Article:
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Disclosing Government Assistance

by Matthew Perreault, Matthew Chavez

In November, the Financial Accounting Standards Board (FASB) released a proposal that would give investors, analysts and taxpayers a better idea of the types of economic incentives companies receive from all levels of government. The plan calls for new footnote disclosures describing the nature of the assistance, the significant terms and conditions, and how the assistance affects line items in the financial statements.

Expanded disclosures
The FASB wants businesses that receive tax breaks, grants, low-interest loans and other incentives from government bodies to disclose additional information about these items. Proposed Accounting Standards Update (ASU) No. 2015-340, Government Assistance (Topic 832): Disclosures by Business Entities about Government Assistance, calls for public and private entities—except for not-for-profit organizations—to disclose information about the types of government-assistance arrangements the entity has, how it accounts for government assistance, and how the assistance affects its financial statements.

“The proposed ASU would provide users with more information about existing government assistance agreements to help them better assess the nature of the assistance and the significant terms and conditions of the agreement,” the FASB said in a news release.

More specifically, businesses would have to disclose:

  • The method applied to account for the assistance,
  • The financial statement line items that reflect the assistance,
  • Significant terms and conditions of the agreement, including any contingencies, and
  • The amount of government assistance not recognized directly in a financial statement line item.

The disclosures would apply to legally enforceable agreements in which the government body determines whether a business will receive assistance and in what amount. The board has said it wants to know more about agreements for incentives tailor-made for one company and incentives offered to several companies that involve an application process.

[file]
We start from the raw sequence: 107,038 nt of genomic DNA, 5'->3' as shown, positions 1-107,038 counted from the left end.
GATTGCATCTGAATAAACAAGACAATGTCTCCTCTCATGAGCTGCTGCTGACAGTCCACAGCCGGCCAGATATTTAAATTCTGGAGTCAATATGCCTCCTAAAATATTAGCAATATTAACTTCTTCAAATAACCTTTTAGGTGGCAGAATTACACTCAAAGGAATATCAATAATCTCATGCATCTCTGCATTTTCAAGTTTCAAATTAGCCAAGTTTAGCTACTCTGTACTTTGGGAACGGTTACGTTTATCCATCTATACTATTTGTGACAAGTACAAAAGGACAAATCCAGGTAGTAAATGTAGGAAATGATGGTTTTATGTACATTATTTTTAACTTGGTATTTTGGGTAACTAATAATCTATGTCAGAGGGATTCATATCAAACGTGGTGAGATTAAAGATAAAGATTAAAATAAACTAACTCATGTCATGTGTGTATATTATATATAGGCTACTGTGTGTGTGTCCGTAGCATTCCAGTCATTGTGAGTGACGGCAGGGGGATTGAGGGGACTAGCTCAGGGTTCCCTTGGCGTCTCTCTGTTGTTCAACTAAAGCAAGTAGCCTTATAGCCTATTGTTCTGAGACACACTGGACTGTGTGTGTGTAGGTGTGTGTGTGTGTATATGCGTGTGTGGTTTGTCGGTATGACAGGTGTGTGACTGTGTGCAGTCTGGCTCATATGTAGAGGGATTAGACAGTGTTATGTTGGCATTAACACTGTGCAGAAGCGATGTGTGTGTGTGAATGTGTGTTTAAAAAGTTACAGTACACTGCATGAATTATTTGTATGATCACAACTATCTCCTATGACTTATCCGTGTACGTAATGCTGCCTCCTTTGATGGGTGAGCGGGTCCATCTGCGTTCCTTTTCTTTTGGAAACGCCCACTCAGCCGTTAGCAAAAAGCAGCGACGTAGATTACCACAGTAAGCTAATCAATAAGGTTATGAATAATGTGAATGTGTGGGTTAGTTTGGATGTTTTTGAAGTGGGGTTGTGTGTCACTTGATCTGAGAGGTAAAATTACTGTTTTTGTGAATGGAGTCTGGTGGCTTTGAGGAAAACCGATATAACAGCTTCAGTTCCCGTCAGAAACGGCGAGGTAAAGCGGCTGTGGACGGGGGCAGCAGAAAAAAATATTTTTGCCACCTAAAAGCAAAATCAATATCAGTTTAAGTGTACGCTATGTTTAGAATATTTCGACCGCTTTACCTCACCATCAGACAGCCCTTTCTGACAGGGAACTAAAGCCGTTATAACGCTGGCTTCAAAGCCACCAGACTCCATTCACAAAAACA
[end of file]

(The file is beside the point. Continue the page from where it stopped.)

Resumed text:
Such deals could include a city offering property tax abatements for a decade to encourage a new business to set up headquarters there, or $4,000 per employee to pay for job training costs. The disclosures wouldn’t apply to assistance that a business receives simply by meeting eligibility requirements, such as income tax deductions for charitable contributions.

Surprise dissension
In an unusual move, FASB Chairman Russell Golden dissented from the proposal. FASB chairpeople typically craft consensuses around accounting issues and only in rare circumstances dissent from the issuance of a change to U.S. Generally Accepted Accounting Principles (GAAP). Although Golden supported the objective of the proposal—increasing transparency about government assistance agreements—he didn’t believe the overall benefits justified the costs.

In its basis for conclusions section, the proposal notes that Golden is concerned that “an entity could incur significant costs as a result of the proposed requirement that an entity should disclose, unless impracticable, the amount of assistance received but not recognized directly in any financial statement line item. Specifically, Mr. Golden is concerned about procedures and controls that entities may need to establish to estimate those amounts.”

Pros and cons
Early feedback on the project signals that the proposal will face some resistance. Multinational companies are expected to have an especially difficult time complying with the planned disclosure rules. Often, larger entities operate in many countries, with each country offering a variety of government arrangements or incentives. Tracking the details of hundreds (or in some cases thousands) of government agreements could become cumbersome.

In July, members of the FASB’s Private Company Council (PCC) also expressed reservations about the proposed disclosures. Smaller companies are worried about violating confidentiality agreements with local governments for special tax breaks or leaking information to competitors.

Despite these concerns from public and private businesses, investors and analysts have told the FASB that they want to know the extent to which government assistance is subject to political whim and whether a business could survive without it.

Stay tuned
The FASB has been mulling the idea of upping the ante on government assistance disclosures since 2012, after the Securities and Exchange Commission issued a report on key differences between U.S. and international accounting standards. The proposed enhancements would better align the two sets of standards, but the proposal faces an uphill battle. Comments are due by February 10, 2016. After it receives public comment, the FASB will redeliberate on the proposal.

February 22, 2016

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